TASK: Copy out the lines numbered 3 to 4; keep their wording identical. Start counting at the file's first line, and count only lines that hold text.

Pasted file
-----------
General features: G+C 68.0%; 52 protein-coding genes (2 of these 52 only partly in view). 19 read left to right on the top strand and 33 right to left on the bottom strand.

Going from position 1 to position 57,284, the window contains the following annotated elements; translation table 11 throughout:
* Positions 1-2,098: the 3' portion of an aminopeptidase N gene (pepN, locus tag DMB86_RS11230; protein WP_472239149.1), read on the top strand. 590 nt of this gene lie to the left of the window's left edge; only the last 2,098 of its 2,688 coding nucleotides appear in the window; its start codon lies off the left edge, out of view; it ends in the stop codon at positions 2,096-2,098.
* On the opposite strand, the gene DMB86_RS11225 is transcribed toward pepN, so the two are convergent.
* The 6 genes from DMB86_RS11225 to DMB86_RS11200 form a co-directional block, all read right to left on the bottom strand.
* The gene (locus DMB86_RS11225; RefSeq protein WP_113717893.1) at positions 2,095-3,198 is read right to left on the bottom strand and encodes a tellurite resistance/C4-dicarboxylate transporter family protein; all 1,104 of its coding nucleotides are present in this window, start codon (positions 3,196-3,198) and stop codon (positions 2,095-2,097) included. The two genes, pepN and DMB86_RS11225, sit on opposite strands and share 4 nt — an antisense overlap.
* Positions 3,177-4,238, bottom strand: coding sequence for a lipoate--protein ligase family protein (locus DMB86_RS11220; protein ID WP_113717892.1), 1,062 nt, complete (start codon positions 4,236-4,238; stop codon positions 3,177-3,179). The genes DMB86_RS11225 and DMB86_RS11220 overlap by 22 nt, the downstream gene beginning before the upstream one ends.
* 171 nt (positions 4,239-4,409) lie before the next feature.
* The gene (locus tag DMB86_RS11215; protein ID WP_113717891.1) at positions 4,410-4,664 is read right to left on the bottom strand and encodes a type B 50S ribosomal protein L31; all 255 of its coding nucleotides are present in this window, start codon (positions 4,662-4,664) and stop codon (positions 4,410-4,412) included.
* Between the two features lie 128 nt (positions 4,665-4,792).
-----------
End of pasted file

* Positions 1-2,098: the 3' portion of an aminopeptidase N gene (pepN, locus tag DMB86_RS11230; protein WP_472239149.1), read on the top strand. 590 nt of this gene lie to the left of the window's left edge; only the last 2,098 of its 2,688 coding nucleotides appear in the window; its start codon lies off the left edge, out of view; it ends in the stop codon at positions 2,096-2,098.
* On the opposite strand, the gene DMB86_RS11225 is transcribed toward pepN, so the two are convergent.